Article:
Approximately every five years, Congress re-authorizes what is usually called the Farm Bill. It is one of a few bills that is considered omnibus legislation, meaning that it covers a vast amount of legislative territory in a single, sweeping bill. The Farm Bill doesn't just include legislation directly linked to farms and agriculture. Many people argue that it should be call the Food Bill because of its wide-reaching effects on food and farming prices and profits.
This is a Farm Bill year and Growing Tables has posted about it before: here and here. Unless it is derailed by election-year politics, Congress will re-authorize by the end of the year. Rumors say that there will be no major changes in this bill, particularly none that favor small farms over agribusiness or consumers over profit. Change comes very slowly to the Farm Bill, but here are some resources for learning more:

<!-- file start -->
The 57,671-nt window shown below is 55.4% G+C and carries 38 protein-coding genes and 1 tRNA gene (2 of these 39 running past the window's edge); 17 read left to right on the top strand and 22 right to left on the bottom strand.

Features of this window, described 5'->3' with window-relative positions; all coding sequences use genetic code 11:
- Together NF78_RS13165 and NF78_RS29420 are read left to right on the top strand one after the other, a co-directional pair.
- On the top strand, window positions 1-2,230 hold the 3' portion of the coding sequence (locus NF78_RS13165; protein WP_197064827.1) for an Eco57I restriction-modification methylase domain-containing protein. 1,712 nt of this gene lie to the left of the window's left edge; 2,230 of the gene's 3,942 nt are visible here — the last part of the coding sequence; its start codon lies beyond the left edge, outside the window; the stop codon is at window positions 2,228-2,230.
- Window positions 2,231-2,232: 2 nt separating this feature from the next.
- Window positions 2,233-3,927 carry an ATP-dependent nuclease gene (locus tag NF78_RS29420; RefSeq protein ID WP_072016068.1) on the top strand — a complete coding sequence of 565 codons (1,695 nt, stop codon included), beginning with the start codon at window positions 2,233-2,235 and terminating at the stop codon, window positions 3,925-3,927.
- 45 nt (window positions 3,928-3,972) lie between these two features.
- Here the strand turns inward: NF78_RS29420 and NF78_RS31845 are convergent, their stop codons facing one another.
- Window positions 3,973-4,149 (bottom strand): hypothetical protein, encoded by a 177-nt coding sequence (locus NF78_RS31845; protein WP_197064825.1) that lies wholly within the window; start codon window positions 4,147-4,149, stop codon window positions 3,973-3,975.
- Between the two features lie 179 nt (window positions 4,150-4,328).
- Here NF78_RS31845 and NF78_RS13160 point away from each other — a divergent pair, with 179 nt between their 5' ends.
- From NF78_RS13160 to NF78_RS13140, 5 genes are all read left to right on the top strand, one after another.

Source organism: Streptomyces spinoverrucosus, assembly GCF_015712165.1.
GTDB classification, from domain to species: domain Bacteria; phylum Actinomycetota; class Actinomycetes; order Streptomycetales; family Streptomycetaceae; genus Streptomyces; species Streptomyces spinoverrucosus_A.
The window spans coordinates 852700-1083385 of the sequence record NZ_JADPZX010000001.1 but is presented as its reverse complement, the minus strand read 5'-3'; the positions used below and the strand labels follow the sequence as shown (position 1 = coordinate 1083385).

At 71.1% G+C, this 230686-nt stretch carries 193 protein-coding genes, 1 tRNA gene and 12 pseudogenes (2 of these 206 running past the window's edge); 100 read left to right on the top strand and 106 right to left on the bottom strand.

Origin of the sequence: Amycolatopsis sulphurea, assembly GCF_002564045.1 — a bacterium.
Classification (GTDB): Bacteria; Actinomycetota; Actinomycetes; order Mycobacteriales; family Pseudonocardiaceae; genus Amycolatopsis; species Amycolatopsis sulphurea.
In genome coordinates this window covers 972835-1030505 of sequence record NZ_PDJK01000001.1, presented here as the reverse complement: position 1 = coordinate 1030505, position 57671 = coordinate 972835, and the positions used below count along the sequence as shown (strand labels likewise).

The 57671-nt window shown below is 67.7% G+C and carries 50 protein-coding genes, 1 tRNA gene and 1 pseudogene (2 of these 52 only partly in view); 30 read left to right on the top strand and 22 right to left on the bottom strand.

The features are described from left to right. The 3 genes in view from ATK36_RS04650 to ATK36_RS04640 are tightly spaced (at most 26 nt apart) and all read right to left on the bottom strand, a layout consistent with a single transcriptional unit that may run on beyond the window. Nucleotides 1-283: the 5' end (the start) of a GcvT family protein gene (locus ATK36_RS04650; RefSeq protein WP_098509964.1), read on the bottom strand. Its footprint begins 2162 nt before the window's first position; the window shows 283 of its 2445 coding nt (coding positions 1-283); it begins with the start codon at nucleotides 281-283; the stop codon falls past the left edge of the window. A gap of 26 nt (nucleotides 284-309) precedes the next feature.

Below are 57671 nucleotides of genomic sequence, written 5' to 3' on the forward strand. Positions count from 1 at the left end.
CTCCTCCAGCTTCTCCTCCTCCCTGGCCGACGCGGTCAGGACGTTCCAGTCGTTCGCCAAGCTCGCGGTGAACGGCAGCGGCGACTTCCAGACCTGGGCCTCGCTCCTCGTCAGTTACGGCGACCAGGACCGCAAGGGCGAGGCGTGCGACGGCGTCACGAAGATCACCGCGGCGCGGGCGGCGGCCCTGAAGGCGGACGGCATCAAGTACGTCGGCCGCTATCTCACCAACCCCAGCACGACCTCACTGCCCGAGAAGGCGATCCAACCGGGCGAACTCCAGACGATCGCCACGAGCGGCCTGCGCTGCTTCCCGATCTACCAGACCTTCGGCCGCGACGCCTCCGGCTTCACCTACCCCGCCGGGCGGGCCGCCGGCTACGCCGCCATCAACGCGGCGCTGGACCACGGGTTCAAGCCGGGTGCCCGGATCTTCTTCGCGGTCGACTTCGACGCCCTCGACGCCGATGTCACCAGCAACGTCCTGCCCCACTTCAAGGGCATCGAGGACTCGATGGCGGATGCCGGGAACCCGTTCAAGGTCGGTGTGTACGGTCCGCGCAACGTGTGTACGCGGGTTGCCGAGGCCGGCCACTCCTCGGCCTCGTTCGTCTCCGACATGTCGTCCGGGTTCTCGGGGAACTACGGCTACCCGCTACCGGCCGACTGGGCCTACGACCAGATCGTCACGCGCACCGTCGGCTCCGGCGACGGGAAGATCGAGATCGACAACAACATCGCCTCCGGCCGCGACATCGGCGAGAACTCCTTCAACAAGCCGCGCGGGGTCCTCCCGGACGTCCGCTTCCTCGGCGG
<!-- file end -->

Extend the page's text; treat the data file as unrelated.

Public Health Law and Policy has published a primer guide to the Farm Bill. This is their description of the primer:
"The Farm Bill is a major piece of agriculture and nutrition legislation that has a profound impact on public health. It not only affects farming and food production – it also ultimately determines the types of food we eat and how much it costs.
Community leaders across the country can play an important role in ensuring that Farm Bill spending helps promote health. This guide is designed to show the links between their work and federal policy, and to help identify ways to get involved in the Farm Bill reauthorization process."
Mayors of our nation's largest cities have gotten involved, sending this letter to Congress outlining their priorities for the Farm Bill, based on the food challenges their city residents face. The city of Seattle has gone further. They created the Seattle Farm Bill Principles -- meant to guide changes in Farm Bill legislation -- and have been working to get more cities and citizens to sign on to their principles.
The Farm Bill will affect us all. Learn more about it and raise your voice if you believe the priorities contained in past Farm Bills need to change.